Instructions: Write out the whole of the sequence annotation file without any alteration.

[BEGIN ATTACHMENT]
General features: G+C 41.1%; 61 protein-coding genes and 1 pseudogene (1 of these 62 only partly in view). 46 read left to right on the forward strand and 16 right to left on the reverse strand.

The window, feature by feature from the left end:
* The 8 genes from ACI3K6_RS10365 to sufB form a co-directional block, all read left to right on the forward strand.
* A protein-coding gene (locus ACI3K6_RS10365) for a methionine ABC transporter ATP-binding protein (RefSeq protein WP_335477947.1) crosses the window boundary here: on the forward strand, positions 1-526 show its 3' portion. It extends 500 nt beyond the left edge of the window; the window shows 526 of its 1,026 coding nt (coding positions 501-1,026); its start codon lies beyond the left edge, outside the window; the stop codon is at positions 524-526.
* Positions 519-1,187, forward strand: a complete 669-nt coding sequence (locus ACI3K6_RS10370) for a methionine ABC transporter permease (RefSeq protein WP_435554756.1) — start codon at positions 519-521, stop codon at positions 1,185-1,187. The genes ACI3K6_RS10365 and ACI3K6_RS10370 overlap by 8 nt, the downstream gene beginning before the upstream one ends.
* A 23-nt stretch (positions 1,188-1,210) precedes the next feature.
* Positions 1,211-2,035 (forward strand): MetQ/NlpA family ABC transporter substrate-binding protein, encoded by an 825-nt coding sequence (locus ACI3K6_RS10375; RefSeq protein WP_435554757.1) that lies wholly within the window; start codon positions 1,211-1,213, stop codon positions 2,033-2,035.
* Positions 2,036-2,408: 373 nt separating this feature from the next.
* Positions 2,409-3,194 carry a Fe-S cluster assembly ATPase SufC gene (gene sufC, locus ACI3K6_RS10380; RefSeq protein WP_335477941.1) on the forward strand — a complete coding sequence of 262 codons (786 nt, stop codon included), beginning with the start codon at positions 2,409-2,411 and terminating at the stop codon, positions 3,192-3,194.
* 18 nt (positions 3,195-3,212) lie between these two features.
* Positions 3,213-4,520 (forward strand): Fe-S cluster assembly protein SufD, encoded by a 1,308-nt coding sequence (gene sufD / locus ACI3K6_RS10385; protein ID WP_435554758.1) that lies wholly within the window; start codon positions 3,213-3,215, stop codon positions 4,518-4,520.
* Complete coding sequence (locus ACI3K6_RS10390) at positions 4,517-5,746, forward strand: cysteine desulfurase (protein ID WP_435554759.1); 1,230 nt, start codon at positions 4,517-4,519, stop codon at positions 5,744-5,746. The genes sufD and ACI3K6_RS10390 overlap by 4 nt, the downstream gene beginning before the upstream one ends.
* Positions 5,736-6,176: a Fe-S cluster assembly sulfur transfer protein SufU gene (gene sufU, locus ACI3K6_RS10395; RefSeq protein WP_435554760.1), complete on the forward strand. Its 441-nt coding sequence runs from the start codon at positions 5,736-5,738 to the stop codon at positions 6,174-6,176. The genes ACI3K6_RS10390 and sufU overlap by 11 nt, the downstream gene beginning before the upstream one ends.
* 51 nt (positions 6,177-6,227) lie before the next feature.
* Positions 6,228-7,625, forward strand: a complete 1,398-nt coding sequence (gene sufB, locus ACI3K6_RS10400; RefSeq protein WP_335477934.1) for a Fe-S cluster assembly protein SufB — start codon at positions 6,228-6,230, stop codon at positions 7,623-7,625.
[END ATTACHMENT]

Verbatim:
General features: G+C 41.1%; 61 protein-coding genes and 1 pseudogene (1 of these 62 only partly in view). 46 read left to right on the forward strand and 16 right to left on the reverse strand.

The window, feature by feature from the left end:
* The 8 genes from ACI3K6_RS10365 to sufB form a co-directional block, all read left to right on the forward strand.
* A protein-coding gene (locus ACI3K6_RS10365) for a methionine ABC transporter ATP-binding protein (RefSeq protein WP_335477947.1) crosses the window boundary here: on the forward strand, positions 1-526 show its 3' portion. It extends 500 nt beyond the left edge of the window; the window shows 526 of its 1,026 coding nt (coding positions 501-1,026); its start codon lies beyond the left edge, outside the window; the stop codon is at positions 524-526.
* Positions 519-1,187, forward strand: a complete 669-nt coding sequence (locus ACI3K6_RS10370) for a methionine ABC transporter permease (RefSeq protein WP_435554756.1) — start codon at positions 519-521, stop codon at positions 1,185-1,187. The genes ACI3K6_RS10365 and ACI3K6_RS10370 overlap by 8 nt, the downstream gene beginning before the upstream one ends.
* A 23-nt stretch (positions 1,188-1,210) precedes the next feature.
* Positions 1,211-2,035 (forward strand): MetQ/NlpA family ABC transporter substrate-binding protein, encoded by an 825-nt coding sequence (locus ACI3K6_RS10375; RefSeq protein WP_435554757.1) that lies wholly within the window; start codon positions 1,211-1,213, stop codon positions 2,033-2,035.
* Positions 2,036-2,408: 373 nt separating this feature from the next.
* Positions 2,409-3,194 carry a Fe-S cluster assembly ATPase SufC gene (gene sufC, locus ACI3K6_RS10380; RefSeq protein WP_335477941.1) on the forward strand — a complete coding sequence of 262 codons (786 nt, stop codon included), beginning with the start codon at positions 2,409-2,411 and terminating at the stop codon, positions 3,192-3,194.
* 18 nt (positions 3,195-3,212) lie between these two features.
* Positions 3,213-4,520 (forward strand): Fe-S cluster assembly protein SufD, encoded by a 1,308-nt coding sequence (gene sufD / locus ACI3K6_RS10385; protein ID WP_435554758.1) that lies wholly within the window; start codon positions 3,213-3,215, stop codon positions 4,518-4,520.
* Complete coding sequence (locus ACI3K6_RS10390) at positions 4,517-5,746, forward strand: cysteine desulfurase (protein ID WP_435554759.1); 1,230 nt, start codon at positions 4,517-4,519, stop codon at positions 5,744-5,746. The genes sufD and ACI3K6_RS10390 overlap by 4 nt, the downstream gene beginning before the upstream one ends.
* Positions 5,736-6,176: a Fe-S cluster assembly sulfur transfer protein SufU gene (gene sufU, locus ACI3K6_RS10395; RefSeq protein WP_435554760.1), complete on the forward strand. Its 441-nt coding sequence runs from the start codon at positions 5,736-5,738 to the stop codon at positions 6,174-6,176. The genes ACI3K6_RS10390 and sufU overlap by 11 nt, the downstream gene beginning before the upstream one ends.
* 51 nt (positions 6,177-6,227) lie before the next feature.
* Positions 6,228-7,625, forward strand: a complete 1,398-nt coding sequence (gene sufB, locus ACI3K6_RS10400; RefSeq protein WP_335477934.1) for a Fe-S cluster assembly protein SufB — start codon at positions 6,228-6,230, stop codon at positions 7,623-7,625.